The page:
Researchers in the US have proposed a new form of wind power: small, artificial, mechanical trees capable of producing energy from their vibrations. Working with the natural breeze, or small movements caused by other factors, the scientists hope that new forms of renewable energy can be developed in the future.
The idea is to create a device that can convert random forces – whether that's from the footfall of pedestrians on a bridge, or a passing gust of wind – into electricity that can be used to power devices. And the researchers have found that tree-like structures made from electromechanical materials are perfect for the task.
"Buildings sway ever so slightly in the wind, bridges oscillate when we drive on them and car suspensions absorb bumps in the road," said project leader Ryan Harne from Ohio State University. "In fact, there's a massive amount of kinetic energy associated with those motions that is otherwise lost. We want to recover and recycle some of that energy."
Harne and his team used a mathematical model to determine that a steady source of electricity could be produced from the intermittent oscillations you would typically get from random gusts of wind. Using a process known as internal resonance, the researchers found it would be possible to coax an artificial, electromagnetic tree to vibrate with large amplitudes at a consistent low frequency.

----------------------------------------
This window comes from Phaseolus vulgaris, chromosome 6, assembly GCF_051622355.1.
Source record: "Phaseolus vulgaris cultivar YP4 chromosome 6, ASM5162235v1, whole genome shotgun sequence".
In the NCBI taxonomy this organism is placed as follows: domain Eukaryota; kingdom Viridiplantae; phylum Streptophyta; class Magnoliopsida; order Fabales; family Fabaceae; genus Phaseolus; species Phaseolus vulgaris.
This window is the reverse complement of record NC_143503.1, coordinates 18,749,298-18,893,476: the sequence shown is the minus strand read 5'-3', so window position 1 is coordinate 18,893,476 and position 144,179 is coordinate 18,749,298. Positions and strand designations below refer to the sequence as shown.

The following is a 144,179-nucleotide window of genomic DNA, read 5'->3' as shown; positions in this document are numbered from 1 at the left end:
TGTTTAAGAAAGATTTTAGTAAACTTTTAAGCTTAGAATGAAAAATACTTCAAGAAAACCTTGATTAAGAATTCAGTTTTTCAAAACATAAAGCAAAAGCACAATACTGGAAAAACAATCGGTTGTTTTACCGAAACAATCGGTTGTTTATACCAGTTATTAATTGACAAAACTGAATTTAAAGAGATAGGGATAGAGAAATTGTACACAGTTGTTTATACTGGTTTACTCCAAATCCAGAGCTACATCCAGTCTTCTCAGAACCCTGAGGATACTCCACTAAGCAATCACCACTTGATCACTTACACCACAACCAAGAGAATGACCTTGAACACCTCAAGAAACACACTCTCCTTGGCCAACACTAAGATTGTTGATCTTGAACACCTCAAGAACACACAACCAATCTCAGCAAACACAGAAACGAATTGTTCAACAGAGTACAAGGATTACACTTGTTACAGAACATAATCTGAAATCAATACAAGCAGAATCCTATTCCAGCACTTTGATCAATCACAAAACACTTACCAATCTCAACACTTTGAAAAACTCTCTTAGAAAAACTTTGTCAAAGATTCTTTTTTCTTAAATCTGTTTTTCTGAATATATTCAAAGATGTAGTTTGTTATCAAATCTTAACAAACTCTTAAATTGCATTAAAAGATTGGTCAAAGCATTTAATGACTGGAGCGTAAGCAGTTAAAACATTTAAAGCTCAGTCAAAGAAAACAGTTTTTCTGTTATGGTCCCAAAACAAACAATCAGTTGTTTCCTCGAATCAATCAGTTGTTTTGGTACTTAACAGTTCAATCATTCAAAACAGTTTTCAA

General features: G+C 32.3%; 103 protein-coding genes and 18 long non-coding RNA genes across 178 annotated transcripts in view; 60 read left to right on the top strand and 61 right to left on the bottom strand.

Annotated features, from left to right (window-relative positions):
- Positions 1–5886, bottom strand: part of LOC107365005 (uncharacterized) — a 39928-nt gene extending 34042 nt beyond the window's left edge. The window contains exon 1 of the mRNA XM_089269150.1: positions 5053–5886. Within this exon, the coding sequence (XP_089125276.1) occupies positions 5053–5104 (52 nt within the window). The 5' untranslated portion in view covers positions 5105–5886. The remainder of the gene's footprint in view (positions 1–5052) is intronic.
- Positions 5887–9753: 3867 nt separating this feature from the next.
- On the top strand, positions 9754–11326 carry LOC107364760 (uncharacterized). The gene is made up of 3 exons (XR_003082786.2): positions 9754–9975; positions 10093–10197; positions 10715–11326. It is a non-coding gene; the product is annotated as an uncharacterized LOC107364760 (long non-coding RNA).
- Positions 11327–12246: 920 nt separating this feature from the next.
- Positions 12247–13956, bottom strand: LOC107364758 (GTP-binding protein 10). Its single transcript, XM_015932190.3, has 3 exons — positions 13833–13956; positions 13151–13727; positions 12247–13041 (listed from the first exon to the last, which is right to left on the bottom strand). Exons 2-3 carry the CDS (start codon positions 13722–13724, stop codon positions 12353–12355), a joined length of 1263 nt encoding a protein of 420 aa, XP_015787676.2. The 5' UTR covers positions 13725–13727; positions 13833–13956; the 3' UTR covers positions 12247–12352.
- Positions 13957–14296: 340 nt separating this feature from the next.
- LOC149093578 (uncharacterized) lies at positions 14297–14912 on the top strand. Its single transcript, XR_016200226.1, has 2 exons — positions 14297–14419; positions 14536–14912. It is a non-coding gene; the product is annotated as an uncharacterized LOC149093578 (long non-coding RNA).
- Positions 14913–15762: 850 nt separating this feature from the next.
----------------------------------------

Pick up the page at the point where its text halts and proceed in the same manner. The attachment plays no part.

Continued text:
To test their hypothesis, the scientists constructed a tree-like device from two small steel beams (one representing the trunk and the other a branch). A small voltage was produced even when the tree didn't visibly appear to be shaking at all, and the voltage increased as a series of intermittent nudges were introduced, proving the team's hypothesis that random energies can produce vibrations useful for generating electricity.
Even when "massive amounts of noise" were added to the simulation, the tree still produced a robust and reliable voltage output.
Now Harne and his team are going to continue their research and build on the proof-of-concept they've created, to see if it could form the basis of a viable, long-term renewable energy source. To begin with, Harne says, the technology could be used to power the sensors monitoring certain types of civil infrastructure, such as roads and bridges.
As picturesque as windmills can be, they're huge in size, have a tendency to get very loud, and struggle in very cold conditions. A small forest of mechanical trees could one day provide an alternative way of harnessing the kinetic energy around us all the time.
The results have been published in the Journal of Sound and Vibration.